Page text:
- Edmund Hamilton Sears, It Came Upon A Midnight Clear
If I were really professional, I’d probably have postponed beginning my translation of Norge i Vikingtid until I had a signed contract, but phooey. Most of my novels were written before I had a contract, or even the promise of one. And I’m excited about this project. It vitalizes me.
Translation can be a disorienting process. I suspect it’s extremely complex, neurologically. There’s a sort of mental dance that goes on between the original text and the translator’s thoughts. You can get a semi-passable (sometimes) translation of a text by running it through something like Babelfish, but the results testify to the very complex and subtle nature of language. There are nuances in the text that have to be caught, music you need to transpose. Sometimes an accurate translation takes you a moderate distance from the precise words of the original, because the original language is accustomed to taking different paths to the meaning than English is.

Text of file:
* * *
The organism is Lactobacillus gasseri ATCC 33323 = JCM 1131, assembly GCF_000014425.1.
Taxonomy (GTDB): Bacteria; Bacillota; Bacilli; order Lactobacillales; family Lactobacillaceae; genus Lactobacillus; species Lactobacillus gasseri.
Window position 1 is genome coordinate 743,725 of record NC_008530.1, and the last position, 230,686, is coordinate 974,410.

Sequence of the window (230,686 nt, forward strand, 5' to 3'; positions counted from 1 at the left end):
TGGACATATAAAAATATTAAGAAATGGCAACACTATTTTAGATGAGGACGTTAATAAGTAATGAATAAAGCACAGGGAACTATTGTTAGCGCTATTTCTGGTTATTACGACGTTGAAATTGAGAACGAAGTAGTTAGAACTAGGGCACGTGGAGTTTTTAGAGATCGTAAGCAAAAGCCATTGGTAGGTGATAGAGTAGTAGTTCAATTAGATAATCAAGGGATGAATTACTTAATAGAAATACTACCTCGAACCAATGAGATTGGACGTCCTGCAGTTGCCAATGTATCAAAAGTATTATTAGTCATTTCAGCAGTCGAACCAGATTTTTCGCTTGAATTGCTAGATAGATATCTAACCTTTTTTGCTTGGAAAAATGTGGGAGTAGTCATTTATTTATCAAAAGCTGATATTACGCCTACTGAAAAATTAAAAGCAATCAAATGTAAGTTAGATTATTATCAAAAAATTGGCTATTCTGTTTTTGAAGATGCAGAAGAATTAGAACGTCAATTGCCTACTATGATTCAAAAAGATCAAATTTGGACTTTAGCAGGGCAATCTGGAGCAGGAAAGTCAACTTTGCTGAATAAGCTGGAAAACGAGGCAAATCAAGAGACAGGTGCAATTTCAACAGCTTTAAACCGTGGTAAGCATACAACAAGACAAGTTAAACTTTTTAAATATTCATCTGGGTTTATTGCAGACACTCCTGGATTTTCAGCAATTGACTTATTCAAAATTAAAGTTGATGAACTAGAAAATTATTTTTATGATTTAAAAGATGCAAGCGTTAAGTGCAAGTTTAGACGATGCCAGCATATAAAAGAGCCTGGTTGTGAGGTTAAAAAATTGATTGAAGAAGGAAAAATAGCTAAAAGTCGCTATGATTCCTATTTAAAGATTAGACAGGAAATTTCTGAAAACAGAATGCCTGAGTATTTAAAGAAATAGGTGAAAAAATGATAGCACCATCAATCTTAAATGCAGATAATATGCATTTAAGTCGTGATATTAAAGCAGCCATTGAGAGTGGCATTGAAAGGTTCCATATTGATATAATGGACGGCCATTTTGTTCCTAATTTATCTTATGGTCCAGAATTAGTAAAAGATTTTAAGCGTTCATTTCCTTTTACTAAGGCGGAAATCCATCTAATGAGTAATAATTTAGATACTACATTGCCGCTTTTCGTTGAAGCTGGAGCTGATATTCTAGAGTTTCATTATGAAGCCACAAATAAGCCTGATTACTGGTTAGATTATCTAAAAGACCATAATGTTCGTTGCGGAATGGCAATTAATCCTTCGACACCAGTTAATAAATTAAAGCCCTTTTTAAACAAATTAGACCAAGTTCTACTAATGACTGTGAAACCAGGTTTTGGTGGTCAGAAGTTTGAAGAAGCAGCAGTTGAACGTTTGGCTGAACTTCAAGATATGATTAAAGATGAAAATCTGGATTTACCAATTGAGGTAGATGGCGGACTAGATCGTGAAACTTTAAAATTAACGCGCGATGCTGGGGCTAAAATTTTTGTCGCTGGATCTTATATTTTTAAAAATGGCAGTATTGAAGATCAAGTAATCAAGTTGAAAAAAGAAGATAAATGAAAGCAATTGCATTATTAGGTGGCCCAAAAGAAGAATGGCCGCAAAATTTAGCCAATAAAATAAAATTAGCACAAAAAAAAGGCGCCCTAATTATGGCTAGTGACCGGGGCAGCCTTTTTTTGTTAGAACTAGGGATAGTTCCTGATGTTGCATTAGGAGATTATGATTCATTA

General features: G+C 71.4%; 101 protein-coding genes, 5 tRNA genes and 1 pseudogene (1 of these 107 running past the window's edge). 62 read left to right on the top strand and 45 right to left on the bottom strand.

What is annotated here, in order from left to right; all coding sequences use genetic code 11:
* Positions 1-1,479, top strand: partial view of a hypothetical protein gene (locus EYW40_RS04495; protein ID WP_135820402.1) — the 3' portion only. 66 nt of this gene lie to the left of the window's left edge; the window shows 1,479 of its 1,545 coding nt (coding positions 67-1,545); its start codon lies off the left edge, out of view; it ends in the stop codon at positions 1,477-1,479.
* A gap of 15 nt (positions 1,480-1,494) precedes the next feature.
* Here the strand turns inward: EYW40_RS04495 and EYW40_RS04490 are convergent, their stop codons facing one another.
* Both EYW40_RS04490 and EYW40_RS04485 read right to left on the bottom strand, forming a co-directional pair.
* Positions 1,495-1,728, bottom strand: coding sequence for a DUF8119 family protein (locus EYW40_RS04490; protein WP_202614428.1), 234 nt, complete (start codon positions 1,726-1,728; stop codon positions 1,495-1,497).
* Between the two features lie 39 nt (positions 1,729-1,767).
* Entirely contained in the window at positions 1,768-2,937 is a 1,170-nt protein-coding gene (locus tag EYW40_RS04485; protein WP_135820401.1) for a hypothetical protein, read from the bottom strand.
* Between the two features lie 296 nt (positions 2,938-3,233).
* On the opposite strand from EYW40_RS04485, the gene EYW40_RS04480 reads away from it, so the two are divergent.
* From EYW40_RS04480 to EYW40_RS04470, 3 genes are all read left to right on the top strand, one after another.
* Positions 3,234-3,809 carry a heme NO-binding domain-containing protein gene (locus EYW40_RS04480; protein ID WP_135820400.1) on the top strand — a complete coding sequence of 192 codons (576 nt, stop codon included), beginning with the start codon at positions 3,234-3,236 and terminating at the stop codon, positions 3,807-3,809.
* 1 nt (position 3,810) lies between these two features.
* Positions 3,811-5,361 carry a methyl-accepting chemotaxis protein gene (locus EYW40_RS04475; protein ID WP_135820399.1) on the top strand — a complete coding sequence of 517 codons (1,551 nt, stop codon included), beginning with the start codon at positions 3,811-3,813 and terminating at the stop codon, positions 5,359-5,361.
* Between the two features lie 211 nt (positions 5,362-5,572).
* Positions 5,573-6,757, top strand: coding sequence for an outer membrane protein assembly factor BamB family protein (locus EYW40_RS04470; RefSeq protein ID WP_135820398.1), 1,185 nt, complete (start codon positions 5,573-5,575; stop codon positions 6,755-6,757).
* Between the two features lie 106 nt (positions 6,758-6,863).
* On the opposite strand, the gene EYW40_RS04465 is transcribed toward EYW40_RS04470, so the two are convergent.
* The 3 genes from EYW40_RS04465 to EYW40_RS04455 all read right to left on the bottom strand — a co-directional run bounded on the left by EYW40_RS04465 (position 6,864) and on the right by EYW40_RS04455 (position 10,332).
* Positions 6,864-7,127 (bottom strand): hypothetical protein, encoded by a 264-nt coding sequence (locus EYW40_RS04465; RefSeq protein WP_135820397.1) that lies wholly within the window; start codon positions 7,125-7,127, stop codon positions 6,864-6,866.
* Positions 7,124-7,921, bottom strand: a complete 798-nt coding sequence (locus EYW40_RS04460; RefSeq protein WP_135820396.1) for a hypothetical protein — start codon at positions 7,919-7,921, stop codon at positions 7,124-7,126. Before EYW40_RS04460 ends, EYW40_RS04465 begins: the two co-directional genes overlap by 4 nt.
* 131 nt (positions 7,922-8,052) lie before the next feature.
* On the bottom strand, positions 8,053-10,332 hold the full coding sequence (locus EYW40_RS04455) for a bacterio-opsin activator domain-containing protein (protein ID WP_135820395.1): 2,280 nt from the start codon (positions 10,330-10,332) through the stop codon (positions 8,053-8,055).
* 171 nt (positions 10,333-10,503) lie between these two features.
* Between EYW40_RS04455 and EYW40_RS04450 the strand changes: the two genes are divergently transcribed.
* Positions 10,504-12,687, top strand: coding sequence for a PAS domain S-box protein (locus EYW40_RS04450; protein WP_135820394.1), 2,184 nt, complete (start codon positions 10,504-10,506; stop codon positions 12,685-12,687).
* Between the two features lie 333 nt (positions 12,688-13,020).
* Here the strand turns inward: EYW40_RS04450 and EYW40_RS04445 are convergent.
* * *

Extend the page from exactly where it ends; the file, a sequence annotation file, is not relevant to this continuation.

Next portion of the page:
I read somewhere that the Italians have a joke, based on the fact that the words “translator” and “traitor” are very similar in that language. I think it’s also the Italians who say (my apologies to anyone who might be offended), “A translation is like a wife. If she is faithful, she is probably not beautiful, and if she is beautiful, she is probably not faithful.”
I have an ambition – and I don’t think it’s entirely arrogant – to make this translation both beautiful and faithful. I honestly think I can do that, or something pretty close.
One of the weird aspects of the process, at least for me, is what I think of as “losing my English.” I’m reading along in the Norwegian, and understanding it just fine, and then when I turn to my laptop to render it my native language, I can’t for the life of me remember the English word I want. It’s there, I know, but I just can’t put my hand on it. It’s very similar to the experience we’ve all had where we search for a word we know perfectly well, but temporarily can’t find it for some reason. Only when I’m translating this happens constantly, again and again. I generally put in a not-as-good word, highlight it, and move on. If I ignore it, it’ll come wandering back eventually, like Little Bo Peep’s flock.
I suspect (I haven’t researched it) that different languages occupy different parts of the brain, and that I’m in the process of running new data lines from the Norwegian section to the English. Perhaps the problem will diminish as I spend time at it.
I bet you I’ll still stink at understanding spoken Norwegian, though.